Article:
Category Archives: Faith & the Public Order

Vote: it’s necessary for Catholics

Just back from Mass for the Faithful Departed and from voting.

Have you prayed and voted???


Catholics vote because it is “… for the promotion of the common
good” (Benedict XVI) 

Voting is a “… serious moral obligation…” and Catholics “…
can never vote for someone who favors absolutely what’s called the ‘right to
choice'” (Abp R. Burke)

Obama has a Catholic problem, big time

The other day the New York Times published a graph
showing, according to polls, that Catholic voters pose a serious problem for
tomorrow’s election. Interesting. The red bar demonstrates that a 24% lead for the
Republicans among US Catholics. 
Remember, Catholics voted for Barack Obama, 54-44% in 2008. No poll
tells the whole truth and, in my are barely an indicator of what is really
thought by those polled. This poll is no different. However, if the pollsters
are remotely correct, Catholics could lead the way to change in the November 2
election from Democrat-to-Republican.

NYTimes poll on Catholic voters.jpg
Let’s be honest: Catholics are no
different in their voting patterns than the general public. Sad but true. And I
find this fact to be a disappointing fact. Discriminating who these Catholics
are as active (or non-active) is curious. The polls tell us that weekly
church-going Catholics in 2008 did not vote for Democrats, more or less. 

See more info at Catholic Vote

Understanding Catholic faith & public life, no split necessary

Come to Jesus. There is no sensible reason why there has to be split in thinking and acting  when it comes to saying you believe in Christ and follow His Church and being a serious voter or a politician. Today we hear politicians and sadly some clergymen, are not steadfast to the life and teaching of Jesus Christ. They are often working out of a pretext of religion without the substance of the Faith.

For years we’ve heard the bi-polar reasoning that has produced nothing but bonk, fuzzy thinking and inconsistent acting when comes to making the claim of being a “good Catholic” and yet introducing and sustaining legislation that’s contrary to Catholic belief. You can’t support principles contrary to Christ and say that you are a follower of Christ. It doesn’t make sense because there needs to be a clear conformity to sacred Scripture and sacred Tradition. What we do in our private lives must be coherent in our public lives. Belief in Christ is reasonable, that is, true faith doesn’t conflict in any way with reason. It all has to hang together.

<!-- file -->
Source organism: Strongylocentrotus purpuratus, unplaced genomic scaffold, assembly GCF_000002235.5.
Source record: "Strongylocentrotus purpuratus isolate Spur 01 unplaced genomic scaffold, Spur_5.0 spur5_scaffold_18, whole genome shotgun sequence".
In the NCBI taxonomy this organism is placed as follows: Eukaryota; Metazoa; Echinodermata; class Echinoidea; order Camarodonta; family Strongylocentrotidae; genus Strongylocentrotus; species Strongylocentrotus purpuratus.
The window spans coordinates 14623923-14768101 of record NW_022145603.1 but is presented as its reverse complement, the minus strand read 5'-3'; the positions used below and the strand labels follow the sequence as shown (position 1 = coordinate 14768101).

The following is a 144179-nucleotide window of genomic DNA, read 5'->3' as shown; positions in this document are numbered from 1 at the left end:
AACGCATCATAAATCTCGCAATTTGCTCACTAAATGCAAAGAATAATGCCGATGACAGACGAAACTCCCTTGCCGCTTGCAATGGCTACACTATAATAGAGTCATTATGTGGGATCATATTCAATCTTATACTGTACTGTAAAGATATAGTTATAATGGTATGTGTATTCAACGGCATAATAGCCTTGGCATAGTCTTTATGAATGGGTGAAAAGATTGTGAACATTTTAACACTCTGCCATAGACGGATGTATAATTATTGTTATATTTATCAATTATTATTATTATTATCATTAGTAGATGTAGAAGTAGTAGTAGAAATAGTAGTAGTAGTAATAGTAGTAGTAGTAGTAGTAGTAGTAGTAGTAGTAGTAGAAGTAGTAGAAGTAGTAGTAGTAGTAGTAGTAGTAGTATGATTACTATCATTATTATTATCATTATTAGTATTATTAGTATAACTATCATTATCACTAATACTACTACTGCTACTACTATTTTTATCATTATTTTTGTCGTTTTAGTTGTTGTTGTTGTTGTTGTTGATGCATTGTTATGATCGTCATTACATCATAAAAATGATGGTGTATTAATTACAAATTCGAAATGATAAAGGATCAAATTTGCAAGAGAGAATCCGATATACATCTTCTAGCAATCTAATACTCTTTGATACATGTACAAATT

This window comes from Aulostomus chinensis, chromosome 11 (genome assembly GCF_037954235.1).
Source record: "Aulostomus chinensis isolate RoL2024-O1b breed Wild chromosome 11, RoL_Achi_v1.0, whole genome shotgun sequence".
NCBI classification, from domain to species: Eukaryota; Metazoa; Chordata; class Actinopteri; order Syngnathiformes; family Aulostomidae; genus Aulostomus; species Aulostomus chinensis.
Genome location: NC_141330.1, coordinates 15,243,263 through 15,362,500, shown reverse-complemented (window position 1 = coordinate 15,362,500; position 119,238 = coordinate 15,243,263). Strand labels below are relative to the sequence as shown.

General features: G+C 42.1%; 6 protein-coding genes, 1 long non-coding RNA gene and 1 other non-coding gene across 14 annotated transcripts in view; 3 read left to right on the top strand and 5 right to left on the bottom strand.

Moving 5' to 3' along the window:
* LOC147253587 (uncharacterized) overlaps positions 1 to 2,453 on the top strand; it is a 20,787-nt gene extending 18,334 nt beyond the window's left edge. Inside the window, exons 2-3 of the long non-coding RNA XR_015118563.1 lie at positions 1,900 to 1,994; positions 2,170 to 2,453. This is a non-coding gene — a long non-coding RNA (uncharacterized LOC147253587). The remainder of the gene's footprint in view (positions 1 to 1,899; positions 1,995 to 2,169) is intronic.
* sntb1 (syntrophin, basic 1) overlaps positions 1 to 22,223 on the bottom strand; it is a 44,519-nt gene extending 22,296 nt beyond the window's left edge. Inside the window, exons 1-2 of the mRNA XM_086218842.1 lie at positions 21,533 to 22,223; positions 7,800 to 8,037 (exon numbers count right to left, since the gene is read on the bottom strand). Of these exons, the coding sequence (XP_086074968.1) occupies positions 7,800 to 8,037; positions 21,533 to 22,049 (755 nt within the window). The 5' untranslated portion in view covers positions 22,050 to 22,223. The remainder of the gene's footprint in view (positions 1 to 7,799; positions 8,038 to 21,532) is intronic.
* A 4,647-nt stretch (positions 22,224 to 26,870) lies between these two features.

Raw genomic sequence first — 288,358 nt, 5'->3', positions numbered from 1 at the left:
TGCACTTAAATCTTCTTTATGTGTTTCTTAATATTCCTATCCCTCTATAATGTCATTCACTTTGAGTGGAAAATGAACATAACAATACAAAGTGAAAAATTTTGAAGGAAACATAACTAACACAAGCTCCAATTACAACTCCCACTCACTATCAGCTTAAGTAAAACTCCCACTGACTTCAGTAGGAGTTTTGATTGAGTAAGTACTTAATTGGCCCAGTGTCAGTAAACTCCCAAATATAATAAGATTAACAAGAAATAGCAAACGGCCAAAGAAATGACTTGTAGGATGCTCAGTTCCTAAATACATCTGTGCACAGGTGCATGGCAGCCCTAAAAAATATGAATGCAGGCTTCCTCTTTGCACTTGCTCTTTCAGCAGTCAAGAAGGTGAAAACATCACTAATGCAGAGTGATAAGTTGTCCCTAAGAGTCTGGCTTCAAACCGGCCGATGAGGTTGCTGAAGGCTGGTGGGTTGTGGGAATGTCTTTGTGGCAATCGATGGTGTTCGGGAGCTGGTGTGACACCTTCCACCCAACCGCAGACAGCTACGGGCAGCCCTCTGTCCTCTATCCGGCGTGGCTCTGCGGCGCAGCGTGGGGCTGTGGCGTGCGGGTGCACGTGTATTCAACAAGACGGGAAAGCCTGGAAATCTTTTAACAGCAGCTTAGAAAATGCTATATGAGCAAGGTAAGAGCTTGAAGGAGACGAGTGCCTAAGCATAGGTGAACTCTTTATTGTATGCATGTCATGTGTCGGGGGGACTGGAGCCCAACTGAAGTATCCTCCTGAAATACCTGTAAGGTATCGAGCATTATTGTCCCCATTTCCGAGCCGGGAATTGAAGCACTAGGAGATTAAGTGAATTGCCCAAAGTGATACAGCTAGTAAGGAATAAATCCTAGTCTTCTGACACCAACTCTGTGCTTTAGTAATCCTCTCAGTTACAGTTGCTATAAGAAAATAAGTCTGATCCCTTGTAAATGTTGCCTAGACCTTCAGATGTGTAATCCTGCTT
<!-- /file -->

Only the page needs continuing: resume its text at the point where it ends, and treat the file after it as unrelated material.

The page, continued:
RL Burke.jpg

Catholic Action for Faith and Family has produced a video conversation with Archbishop Raymond Leo Burke, Prefect of the Apostolic Signatura, Rome (the high court of the Church). By now you know that the Holy Father announced his intention to create Archbishop Burke a cardinal of the Holy Roman Church on November 20.
Watch the video: it is clear and helpful…no fuzzy thinking.
Catholics have a moral obligation in voting and to vote for candidates who uphold the moral law, the moral good. If you say you believe in Christ, that you want to stick closely to Him in this life, with the hope of being with Him in the next, then close adherence to Him in everything is required. There is no splitting the vote. 
If you say you believe in Jesus Christ you can’t betray Jesus Christ for any reason while claiming to be a Christian, even if we think that we may offend another because they don’t believe in Jesus as God’s Son and the Savior of humanity. Hence, we say that following an informed conscience is primary, with the emphasis on the word “informed.” Adhering to Christ equals adhering to the Catholic Church, Christ’s Church. It is the teaching authority of the Church continues in time the teaching of Christ which informs body, mind and spirit. We know in conscience, in our heart, that Abortion is always wrong. Taking a life for any reason is not right, it offends the dignity of the human person who is yet to be born. Euthanasia is always wrong. Embryonic stem cell research is always wrong. Destroying the environment is always wrong. And then there is our relationship with the elderly, the children, the poor, the homeless and the immigrant?
Do you follow, that is, do you truly hold the premises of the Golden and Silver Rules as taught by Christ? And the Church doesn’t teach this or that truth but is the truth-telling thing.
In case you are looking for more of Burke’s thinking on the subject of being a Christian and activity in civic life, then I’d recommend reading his 2004 pastoral letter, “A pastoral letter to Christ’s faithful of the Archdiocese of St. Louis On Our Civic Responsibility for the Common Good.”
So, as we prepare ourselves to vote on November 2, do so as an informed person according to Catholic principles.

Supreme Court, Faith and Culture